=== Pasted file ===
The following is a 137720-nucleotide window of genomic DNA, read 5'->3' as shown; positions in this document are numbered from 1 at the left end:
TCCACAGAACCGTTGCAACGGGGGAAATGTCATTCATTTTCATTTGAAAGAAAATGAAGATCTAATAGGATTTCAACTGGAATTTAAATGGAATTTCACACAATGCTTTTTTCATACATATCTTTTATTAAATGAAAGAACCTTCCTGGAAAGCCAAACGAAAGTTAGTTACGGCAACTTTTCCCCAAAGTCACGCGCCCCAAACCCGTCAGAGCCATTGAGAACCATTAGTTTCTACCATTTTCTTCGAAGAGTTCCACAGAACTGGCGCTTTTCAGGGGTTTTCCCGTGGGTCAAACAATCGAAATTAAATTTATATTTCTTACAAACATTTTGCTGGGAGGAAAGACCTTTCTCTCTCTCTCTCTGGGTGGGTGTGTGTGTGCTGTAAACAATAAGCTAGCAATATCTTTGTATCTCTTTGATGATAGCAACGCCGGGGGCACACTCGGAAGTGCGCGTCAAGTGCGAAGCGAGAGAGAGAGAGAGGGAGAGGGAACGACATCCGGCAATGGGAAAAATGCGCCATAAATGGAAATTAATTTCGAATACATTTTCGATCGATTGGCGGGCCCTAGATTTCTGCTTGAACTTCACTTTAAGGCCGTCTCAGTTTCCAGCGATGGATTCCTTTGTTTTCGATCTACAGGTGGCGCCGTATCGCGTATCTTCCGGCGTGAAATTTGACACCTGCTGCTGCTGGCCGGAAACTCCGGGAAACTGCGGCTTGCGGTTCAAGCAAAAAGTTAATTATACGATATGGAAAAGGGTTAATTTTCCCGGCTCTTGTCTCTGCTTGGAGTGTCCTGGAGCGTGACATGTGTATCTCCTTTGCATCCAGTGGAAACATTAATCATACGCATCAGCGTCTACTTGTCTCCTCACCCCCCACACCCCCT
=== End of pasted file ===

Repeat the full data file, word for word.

The following is a 137720-nucleotide window of genomic DNA, read 5'->3' as shown; positions in this document are numbered from 1 at the left end:
TCCACAGAACCGTTGCAACGGGGGAAATGTCATTCATTTTCATTTGAAAGAAAATGAAGATCTAATAGGATTTCAACTGGAATTTAAATGGAATTTCACACAATGCTTTTTTCATACATATCTTTTATTAAATGAAAGAACCTTCCTGGAAAGCCAAACGAAAGTTAGTTACGGCAACTTTTCCCCAAAGTCACGCGCCCCAAACCCGTCAGAGCCATTGAGAACCATTAGTTTCTACCATTTTCTTCGAAGAGTTCCACAGAACTGGCGCTTTTCAGGGGTTTTCCCGTGGGTCAAACAATCGAAATTAAATTTATATTTCTTACAAACATTTTGCTGGGAGGAAAGACCTTTCTCTCTCTCTCTCTGGGTGGGTGTGTGTGTGCTGTAAACAATAAGCTAGCAATATCTTTGTATCTCTTTGATGATAGCAACGCCGGGGGCACACTCGGAAGTGCGCGTCAAGTGCGAAGCGAGAGAGAGAGAGAGGGAGAGGGAACGACATCCGGCAATGGGAAAAATGCGCCATAAATGGAAATTAATTTCGAATACATTTTCGATCGATTGGCGGGCCCTAGATTTCTGCTTGAACTTCACTTTAAGGCCGTCTCAGTTTCCAGCGATGGATTCCTTTGTTTTCGATCTACAGGTGGCGCCGTATCGCGTATCTTCCGGCGTGAAATTTGACACCTGCTGCTGCTGGCCGGAAACTCCGGGAAACTGCGGCTTGCGGTTCAAGCAAAAAGTTAATTATACGATATGGAAAAGGGTTAATTTTCCCGGCTCTTGTCTCTGCTTGGAGTGTCCTGGAGCGTGACATGTGTATCTCCTTTGCATCCAGTGGAAACATTAATCATACGCATCAGCGTCTACTTGTCTCCTCACCCCCCACACCCCCT